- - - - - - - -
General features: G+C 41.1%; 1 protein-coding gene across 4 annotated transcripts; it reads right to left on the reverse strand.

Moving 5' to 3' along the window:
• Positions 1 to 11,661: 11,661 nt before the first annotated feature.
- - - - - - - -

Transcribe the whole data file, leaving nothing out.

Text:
General features: G+C 41.1%; 1 protein-coding gene across 4 annotated transcripts; it reads right to left on the reverse strand.

Moving 5' to 3' along the window:
• Positions 1 to 11,661: 11,661 nt before the first annotated feature.